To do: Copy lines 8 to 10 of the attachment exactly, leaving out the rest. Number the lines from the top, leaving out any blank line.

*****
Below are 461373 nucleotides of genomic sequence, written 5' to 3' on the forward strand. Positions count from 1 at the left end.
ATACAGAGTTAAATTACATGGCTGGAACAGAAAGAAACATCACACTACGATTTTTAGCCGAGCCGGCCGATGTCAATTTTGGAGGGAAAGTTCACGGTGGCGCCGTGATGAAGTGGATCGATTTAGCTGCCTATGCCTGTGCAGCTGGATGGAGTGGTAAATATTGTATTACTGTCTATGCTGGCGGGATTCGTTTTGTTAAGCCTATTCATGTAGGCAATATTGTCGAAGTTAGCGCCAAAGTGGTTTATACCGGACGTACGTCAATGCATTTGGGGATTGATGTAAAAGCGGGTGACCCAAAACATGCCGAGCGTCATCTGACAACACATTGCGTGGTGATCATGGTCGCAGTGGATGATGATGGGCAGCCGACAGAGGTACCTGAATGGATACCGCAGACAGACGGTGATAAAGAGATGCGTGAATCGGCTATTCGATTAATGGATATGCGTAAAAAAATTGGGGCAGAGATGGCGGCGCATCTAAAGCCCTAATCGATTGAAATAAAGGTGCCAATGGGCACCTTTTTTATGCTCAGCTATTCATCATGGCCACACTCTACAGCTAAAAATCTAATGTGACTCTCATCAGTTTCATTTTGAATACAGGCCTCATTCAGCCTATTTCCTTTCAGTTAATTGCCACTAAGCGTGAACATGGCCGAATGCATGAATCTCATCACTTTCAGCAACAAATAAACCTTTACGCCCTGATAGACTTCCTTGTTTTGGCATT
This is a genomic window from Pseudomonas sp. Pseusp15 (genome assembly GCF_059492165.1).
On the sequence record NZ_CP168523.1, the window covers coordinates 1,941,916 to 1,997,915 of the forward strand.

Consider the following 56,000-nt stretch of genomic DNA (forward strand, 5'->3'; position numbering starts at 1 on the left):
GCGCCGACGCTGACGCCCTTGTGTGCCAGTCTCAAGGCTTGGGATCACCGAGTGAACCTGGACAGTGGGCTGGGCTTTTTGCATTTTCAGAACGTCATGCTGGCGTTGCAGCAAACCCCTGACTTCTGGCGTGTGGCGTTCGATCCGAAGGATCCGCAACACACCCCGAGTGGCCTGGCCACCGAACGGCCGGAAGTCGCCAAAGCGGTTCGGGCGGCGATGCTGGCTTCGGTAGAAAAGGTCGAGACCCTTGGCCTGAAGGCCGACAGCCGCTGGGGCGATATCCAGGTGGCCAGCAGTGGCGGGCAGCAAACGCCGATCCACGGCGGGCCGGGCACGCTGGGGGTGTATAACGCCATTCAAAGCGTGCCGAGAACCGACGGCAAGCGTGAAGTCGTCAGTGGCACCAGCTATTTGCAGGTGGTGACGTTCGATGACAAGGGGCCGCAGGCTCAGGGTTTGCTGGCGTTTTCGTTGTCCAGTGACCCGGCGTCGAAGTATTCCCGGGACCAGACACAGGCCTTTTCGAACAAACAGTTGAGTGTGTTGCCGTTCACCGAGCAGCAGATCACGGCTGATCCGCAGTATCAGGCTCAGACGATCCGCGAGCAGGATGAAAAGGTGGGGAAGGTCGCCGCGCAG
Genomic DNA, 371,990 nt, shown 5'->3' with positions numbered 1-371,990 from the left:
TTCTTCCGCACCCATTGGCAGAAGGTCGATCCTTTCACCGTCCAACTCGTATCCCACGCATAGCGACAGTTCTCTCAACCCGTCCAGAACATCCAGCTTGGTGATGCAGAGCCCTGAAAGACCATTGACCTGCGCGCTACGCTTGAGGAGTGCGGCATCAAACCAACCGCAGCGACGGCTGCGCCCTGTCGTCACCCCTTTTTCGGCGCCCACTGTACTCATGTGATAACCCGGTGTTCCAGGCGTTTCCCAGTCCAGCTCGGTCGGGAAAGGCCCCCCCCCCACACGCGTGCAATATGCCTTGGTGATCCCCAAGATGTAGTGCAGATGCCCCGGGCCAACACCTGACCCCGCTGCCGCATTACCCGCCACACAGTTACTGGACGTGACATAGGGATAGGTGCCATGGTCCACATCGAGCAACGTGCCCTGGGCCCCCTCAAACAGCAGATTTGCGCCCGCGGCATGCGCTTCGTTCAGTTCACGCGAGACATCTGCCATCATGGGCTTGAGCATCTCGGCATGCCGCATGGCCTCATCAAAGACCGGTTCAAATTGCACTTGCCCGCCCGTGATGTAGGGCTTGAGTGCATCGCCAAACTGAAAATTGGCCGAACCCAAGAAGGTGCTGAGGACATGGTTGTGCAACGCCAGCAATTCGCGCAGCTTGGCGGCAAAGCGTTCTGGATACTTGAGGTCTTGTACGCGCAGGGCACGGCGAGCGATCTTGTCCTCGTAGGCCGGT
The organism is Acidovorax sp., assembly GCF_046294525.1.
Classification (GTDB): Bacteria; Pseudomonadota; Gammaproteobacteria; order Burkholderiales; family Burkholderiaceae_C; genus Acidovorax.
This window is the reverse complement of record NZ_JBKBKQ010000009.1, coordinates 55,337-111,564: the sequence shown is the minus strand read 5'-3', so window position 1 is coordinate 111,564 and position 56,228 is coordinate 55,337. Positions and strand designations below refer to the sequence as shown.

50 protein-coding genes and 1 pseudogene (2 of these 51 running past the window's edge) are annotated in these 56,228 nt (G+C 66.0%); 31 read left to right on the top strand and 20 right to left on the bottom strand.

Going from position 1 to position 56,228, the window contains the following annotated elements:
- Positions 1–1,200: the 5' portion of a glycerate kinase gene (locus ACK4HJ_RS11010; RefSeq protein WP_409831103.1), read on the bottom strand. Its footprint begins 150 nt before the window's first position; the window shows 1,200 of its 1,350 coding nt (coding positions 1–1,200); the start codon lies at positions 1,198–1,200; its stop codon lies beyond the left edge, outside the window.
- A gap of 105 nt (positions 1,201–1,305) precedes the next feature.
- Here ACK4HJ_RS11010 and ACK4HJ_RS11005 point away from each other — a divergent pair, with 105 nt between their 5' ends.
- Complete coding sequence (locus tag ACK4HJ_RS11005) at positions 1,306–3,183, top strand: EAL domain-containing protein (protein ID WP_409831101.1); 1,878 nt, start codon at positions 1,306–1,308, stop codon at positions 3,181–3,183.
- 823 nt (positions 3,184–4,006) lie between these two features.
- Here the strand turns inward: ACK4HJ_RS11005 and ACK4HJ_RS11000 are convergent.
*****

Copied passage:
TTCTTCCGCACCCATTGGCAGAAGGTCGATCCTTTCACCGTCCAACTCGTATCCCACGCATAGCGACAGTTCTCTCAACCCGTCCAGAACATCCAGCTTGGTGATGCAGAGCCCTGAAAGACCATTGACCTGCGCGCTACGCTTGAGGAGTGCGGCATCAAACCAACCGCAGCGACGGCTGCGCCCTGTCGTCACCCCTTTTTCGGCGCCCACTGTACTCATGTGATAACCCGGTGTTCCAGGCGTTTCCCAGTCCAGCTCGGTCGGGAAAGGCCCCCCCCCCACACGCGTGCAATATGCCTTGGTGATCCCCAAGATGTAGTGCAGATGCCCCGGGCCAACACCTGACCCCGCTGCCGCATTACCCGCCACACAGTTACTGGACGTGACATAGGGATAGGTGCCATGGTCCACATCGAGCAACGTGCCCTGGGCCCCCTCAAACAGCAGATTTGCGCCCGCGGCATGCGCTTCGTTCAGTTCACGCGAGACATCTGCCATCATGGGCTTGAGCATCTCGGCATGCCGCATGGCCTCATCAAAGACCGGTTCAAATTGCACTTGCCCGCCCGTGATGTAGGGCTTGAGTGCATCGCCAAACTGAAAATTGGCCGAACCCAAGAAGGTGCTGAGGACATGGTTGTGCAACGCCAGCAATTCGCGCAGCTTGGCGGCAAAGCGTTCTGGATACTTGAGGTCTTGTACGCGCAGGGCACGGCGAGCGATCTTGTCCTCGTAGGCCGGT
The organism is Acidovorax sp., assembly GCF_046294525.1.
Classification (GTDB): Bacteria; Pseudomonadota; Gammaproteobacteria; order Burkholderiales; family Burkholderiaceae_C; genus Acidovorax.